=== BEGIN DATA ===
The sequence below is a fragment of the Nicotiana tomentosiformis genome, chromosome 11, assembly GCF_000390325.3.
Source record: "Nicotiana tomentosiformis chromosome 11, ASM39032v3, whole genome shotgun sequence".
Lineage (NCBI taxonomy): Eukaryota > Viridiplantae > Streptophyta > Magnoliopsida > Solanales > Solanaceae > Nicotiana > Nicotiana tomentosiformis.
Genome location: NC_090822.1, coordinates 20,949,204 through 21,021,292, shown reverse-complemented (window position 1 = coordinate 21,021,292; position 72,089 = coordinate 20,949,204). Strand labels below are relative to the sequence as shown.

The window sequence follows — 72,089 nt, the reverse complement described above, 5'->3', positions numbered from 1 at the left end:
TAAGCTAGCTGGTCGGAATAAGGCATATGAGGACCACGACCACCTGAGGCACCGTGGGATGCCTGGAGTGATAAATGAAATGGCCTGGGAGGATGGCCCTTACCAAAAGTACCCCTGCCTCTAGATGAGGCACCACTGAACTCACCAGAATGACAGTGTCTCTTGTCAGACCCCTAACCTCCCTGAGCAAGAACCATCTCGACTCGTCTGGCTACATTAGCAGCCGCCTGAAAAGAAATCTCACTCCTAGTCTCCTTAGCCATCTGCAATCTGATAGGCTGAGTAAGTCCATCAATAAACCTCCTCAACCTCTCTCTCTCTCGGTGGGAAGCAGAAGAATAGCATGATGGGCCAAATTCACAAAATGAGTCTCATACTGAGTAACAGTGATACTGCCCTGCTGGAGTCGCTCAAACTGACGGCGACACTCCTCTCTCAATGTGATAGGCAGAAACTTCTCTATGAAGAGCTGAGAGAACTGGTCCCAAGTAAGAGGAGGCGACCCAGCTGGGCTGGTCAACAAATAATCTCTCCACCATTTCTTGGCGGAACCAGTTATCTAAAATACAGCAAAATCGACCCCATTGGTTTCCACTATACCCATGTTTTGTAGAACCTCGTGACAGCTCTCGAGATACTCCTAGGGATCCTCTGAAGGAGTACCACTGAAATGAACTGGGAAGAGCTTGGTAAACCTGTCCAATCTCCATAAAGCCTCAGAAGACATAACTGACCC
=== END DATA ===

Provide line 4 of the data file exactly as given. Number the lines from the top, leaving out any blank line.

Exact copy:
Genome location: NC_090822.1, coordinates 20,949,204 through 21,021,292, shown reverse-complemented (window position 1 = coordinate 21,021,292; position 72,089 = coordinate 20,949,204). Strand labels below are relative to the sequence as shown.